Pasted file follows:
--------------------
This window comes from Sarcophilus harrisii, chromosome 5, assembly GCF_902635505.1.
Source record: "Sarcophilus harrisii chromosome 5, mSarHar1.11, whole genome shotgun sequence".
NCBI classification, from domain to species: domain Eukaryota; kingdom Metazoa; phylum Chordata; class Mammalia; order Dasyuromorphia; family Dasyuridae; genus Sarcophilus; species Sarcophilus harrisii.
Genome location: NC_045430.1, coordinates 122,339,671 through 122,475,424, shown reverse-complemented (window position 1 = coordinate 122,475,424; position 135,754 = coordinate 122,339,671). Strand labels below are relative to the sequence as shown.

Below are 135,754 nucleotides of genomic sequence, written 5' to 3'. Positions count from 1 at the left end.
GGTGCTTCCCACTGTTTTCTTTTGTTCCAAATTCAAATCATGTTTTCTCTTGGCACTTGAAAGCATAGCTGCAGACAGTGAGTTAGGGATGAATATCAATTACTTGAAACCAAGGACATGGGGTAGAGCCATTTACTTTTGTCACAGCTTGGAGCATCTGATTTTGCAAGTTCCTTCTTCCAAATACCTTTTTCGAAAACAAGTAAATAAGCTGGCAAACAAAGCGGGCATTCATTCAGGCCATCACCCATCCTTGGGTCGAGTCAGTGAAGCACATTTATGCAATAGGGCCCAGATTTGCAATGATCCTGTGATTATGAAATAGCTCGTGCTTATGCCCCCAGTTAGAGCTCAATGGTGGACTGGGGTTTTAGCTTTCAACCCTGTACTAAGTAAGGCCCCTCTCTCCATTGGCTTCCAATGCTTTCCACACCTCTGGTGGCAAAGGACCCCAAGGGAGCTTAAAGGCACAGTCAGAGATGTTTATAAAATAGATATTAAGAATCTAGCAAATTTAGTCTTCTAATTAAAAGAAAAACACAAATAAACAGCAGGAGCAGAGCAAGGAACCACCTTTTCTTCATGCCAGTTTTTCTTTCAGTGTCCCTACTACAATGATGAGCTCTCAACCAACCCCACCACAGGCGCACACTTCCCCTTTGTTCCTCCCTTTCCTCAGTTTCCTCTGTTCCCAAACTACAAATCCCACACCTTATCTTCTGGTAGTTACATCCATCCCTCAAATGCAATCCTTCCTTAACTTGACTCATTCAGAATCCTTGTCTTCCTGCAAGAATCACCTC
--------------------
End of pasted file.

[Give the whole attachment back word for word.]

This window comes from Sarcophilus harrisii, chromosome 5, assembly GCF_902635505.1.
Source record: "Sarcophilus harrisii chromosome 5, mSarHar1.11, whole genome shotgun sequence".
NCBI classification, from domain to species: domain Eukaryota; kingdom Metazoa; phylum Chordata; class Mammalia; order Dasyuromorphia; family Dasyuridae; genus Sarcophilus; species Sarcophilus harrisii.
Genome location: NC_045430.1, coordinates 122,339,671 through 122,475,424, shown reverse-complemented (window position 1 = coordinate 122,475,424; position 135,754 = coordinate 122,339,671). Strand labels below are relative to the sequence as shown.

Below are 135,754 nucleotides of genomic sequence, written 5' to 3'. Positions count from 1 at the left end.
GGTGCTTCCCACTGTTTTCTTTTGTTCCAAATTCAAATCATGTTTTCTCTTGGCACTTGAAAGCATAGCTGCAGACAGTGAGTTAGGGATGAATATCAATTACTTGAAACCAAGGACATGGGGTAGAGCCATTTACTTTTGTCACAGCTTGGAGCATCTGATTTTGCAAGTTCCTTCTTCCAAATACCTTTTTCGAAAACAAGTAAATAAGCTGGCAAACAAAGCGGGCATTCATTCAGGCCATCACCCATCCTTGGGTCGAGTCAGTGAAGCACATTTATGCAATAGGGCCCAGATTTGCAATGATCCTGTGATTATGAAATAGCTCGTGCTTATGCCCCCAGTTAGAGCTCAATGGTGGACTGGGGTTTTAGCTTTCAACCCTGTACTAAGTAAGGCCCCTCTCTCCATTGGCTTCCAATGCTTTCCACACCTCTGGTGGCAAAGGACCCCAAGGGAGCTTAAAGGCACAGTCAGAGATGTTTATAAAATAGATATTAAGAATCTAGCAAATTTAGTCTTCTAATTAAAAGAAAAACACAAATAAACAGCAGGAGCAGAGCAAGGAACCACCTTTTCTTCATGCCAGTTTTTCTTTCAGTGTCCCTACTACAATGATGAGCTCTCAACCAACCCCACCACAGGCGCACACTTCCCCTTTGTTCCTCCCTTTCCTCAGTTTCCTCTGTTCCCAAACTACAAATCCCACACCTTATCTTCTGGTAGTTACATCCATCCCTCAAATGCAATCCTTCCTTAACTTGACTCATTCAGAATCCTTGTCTTCCTGCAAGAATCACCTC